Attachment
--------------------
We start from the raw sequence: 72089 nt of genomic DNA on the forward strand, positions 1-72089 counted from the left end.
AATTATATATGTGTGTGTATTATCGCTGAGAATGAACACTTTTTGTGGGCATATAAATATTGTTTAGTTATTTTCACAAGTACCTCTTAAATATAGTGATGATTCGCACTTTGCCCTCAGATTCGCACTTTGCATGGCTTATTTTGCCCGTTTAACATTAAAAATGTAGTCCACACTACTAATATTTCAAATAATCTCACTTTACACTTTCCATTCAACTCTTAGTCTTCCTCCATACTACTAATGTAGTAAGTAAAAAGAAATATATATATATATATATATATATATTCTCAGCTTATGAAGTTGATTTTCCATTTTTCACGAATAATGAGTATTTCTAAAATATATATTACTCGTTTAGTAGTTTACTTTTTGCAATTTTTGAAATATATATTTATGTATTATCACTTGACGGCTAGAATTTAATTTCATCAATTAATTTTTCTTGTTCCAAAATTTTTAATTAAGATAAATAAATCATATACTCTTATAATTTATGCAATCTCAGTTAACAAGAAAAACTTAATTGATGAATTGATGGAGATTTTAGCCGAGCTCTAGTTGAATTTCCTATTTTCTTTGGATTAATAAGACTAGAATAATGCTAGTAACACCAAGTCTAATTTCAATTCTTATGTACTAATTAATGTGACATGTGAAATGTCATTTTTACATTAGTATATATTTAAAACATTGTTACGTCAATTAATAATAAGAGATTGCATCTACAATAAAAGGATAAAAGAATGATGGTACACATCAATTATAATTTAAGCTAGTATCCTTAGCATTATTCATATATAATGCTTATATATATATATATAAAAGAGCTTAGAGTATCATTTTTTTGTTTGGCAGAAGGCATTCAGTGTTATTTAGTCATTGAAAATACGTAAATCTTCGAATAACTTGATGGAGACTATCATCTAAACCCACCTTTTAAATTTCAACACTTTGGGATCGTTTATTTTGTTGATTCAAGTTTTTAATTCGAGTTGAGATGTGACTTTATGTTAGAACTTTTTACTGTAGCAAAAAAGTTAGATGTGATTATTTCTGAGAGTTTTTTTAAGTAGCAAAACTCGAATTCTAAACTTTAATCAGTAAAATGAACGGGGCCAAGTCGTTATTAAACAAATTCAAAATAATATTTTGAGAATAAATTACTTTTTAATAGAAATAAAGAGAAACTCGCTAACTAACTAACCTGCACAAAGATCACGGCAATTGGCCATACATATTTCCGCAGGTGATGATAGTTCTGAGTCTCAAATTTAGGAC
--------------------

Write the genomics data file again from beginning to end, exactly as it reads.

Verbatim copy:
We start from the raw sequence: 72089 nt of genomic DNA on the forward strand, positions 1-72089 counted from the left end.
AATTATATATGTGTGTGTATTATCGCTGAGAATGAACACTTTTTGTGGGCATATAAATATTGTTTAGTTATTTTCACAAGTACCTCTTAAATATAGTGATGATTCGCACTTTGCCCTCAGATTCGCACTTTGCATGGCTTATTTTGCCCGTTTAACATTAAAAATGTAGTCCACACTACTAATATTTCAAATAATCTCACTTTACACTTTCCATTCAACTCTTAGTCTTCCTCCATACTACTAATGTAGTAAGTAAAAAGAAATATATATATATATATATATATATATTCTCAGCTTATGAAGTTGATTTTCCATTTTTCACGAATAATGAGTATTTCTAAAATATATATTACTCGTTTAGTAGTTTACTTTTTGCAATTTTTGAAATATATATTTATGTATTATCACTTGACGGCTAGAATTTAATTTCATCAATTAATTTTTCTTGTTCCAAAATTTTTAATTAAGATAAATAAATCATATACTCTTATAATTTATGCAATCTCAGTTAACAAGAAAAACTTAATTGATGAATTGATGGAGATTTTAGCCGAGCTCTAGTTGAATTTCCTATTTTCTTTGGATTAATAAGACTAGAATAATGCTAGTAACACCAAGTCTAATTTCAATTCTTATGTACTAATTAATGTGACATGTGAAATGTCATTTTTACATTAGTATATATTTAAAACATTGTTACGTCAATTAATAATAAGAGATTGCATCTACAATAAAAGGATAAAAGAATGATGGTACACATCAATTATAATTTAAGCTAGTATCCTTAGCATTATTCATATATAATGCTTATATATATATATATAAAAGAGCTTAGAGTATCATTTTTTTGTTTGGCAGAAGGCATTCAGTGTTATTTAGTCATTGAAAATACGTAAATCTTCGAATAACTTGATGGAGACTATCATCTAAACCCACCTTTTAAATTTCAACACTTTGGGATCGTTTATTTTGTTGATTCAAGTTTTTAATTCGAGTTGAGATGTGACTTTATGTTAGAACTTTTTACTGTAGCAAAAAAGTTAGATGTGATTATTTCTGAGAGTTTTTTTAAGTAGCAAAACTCGAATTCTAAACTTTAATCAGTAAAATGAACGGGGCCAAGTCGTTATTAAACAAATTCAAAATAATATTTTGAGAATAAATTACTTTTTAATAGAAATAAAGAGAAACTCGCTAACTAACTAACCTGCACAAAGATCACGGCAATTGGCCATACATATTTCCGCAGGTGATGATAGTTCTGAGTCTCAAATTTAGGAC